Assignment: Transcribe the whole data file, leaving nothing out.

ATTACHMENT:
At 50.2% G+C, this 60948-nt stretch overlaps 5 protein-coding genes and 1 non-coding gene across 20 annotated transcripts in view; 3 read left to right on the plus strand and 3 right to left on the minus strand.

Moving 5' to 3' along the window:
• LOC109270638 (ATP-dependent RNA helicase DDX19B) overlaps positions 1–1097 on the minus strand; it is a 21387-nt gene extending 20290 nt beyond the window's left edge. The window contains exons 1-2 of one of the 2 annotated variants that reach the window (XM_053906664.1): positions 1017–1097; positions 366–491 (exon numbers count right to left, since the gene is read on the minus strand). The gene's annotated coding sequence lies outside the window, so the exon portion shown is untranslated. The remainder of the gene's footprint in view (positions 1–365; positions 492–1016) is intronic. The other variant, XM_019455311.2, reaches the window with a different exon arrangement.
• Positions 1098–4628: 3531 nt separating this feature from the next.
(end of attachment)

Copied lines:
At 50.2% G+C, this 60948-nt stretch overlaps 5 protein-coding genes and 1 non-coding gene across 20 annotated transcripts in view; 3 read left to right on the plus strand and 3 right to left on the minus strand.

Moving 5' to 3' along the window:
• LOC109270638 (ATP-dependent RNA helicase DDX19B) overlaps positions 1–1097 on the minus strand; it is a 21387-nt gene extending 20290 nt beyond the window's left edge. The window contains exons 1-2 of one of the 2 annotated variants that reach the window (XM_053906664.1): positions 1017–1097; positions 366–491 (exon numbers count right to left, since the gene is read on the minus strand). The gene's annotated coding sequence lies outside the window, so the exon portion shown is untranslated. The remainder of the gene's footprint in view (positions 1–365; positions 492–1016) is intronic. The other variant, XM_019455311.2, reaches the window with a different exon arrangement.
• Positions 1098–4628: 3531 nt separating this feature from the next.